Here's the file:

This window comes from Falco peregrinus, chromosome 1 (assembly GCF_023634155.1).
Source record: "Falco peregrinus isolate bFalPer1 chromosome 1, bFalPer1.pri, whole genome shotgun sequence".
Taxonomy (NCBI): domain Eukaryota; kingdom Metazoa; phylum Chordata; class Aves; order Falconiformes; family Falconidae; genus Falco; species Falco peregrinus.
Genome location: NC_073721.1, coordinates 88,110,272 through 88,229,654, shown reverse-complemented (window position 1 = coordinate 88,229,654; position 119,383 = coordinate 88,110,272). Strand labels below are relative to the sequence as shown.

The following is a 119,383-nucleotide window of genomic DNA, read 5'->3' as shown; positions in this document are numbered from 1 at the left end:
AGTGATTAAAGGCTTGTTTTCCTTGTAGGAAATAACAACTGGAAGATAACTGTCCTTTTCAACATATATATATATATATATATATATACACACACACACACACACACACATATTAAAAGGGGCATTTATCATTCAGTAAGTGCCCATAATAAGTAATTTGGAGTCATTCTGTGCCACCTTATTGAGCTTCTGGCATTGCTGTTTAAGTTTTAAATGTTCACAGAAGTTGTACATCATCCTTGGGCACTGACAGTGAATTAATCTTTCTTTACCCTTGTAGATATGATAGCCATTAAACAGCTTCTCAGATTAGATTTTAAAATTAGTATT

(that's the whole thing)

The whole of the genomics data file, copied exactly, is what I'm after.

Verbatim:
This window comes from Falco peregrinus, chromosome 1 (assembly GCF_023634155.1).
Source record: "Falco peregrinus isolate bFalPer1 chromosome 1, bFalPer1.pri, whole genome shotgun sequence".
Taxonomy (NCBI): domain Eukaryota; kingdom Metazoa; phylum Chordata; class Aves; order Falconiformes; family Falconidae; genus Falco; species Falco peregrinus.
Genome location: NC_073721.1, coordinates 88,110,272 through 88,229,654, shown reverse-complemented (window position 1 = coordinate 88,229,654; position 119,383 = coordinate 88,110,272). Strand labels below are relative to the sequence as shown.

The following is a 119,383-nucleotide window of genomic DNA, read 5'->3' as shown; positions in this document are numbered from 1 at the left end:
AGTGATTAAAGGCTTGTTTTCCTTGTAGGAAATAACAACTGGAAGATAACTGTCCTTTTCAACATATATATATATATATATATATATACACACACACACACACACACACATATTAAAAGGGGCATTTATCATTCAGTAAGTGCCCATAATAAGTAATTTGGAGTCATTCTGTGCCACCTTATTGAGCTTCTGGCATTGCTGTTTAAGTTTTAAATGTTCACAGAAGTTGTACATCATCCTTGGGCACTGACAGTGAATTAATCTTTCTTTACCCTTGTAGATATGATAGCCATTAAACAGCTTCTCAGATTAGATTTTAAAATTAGTATT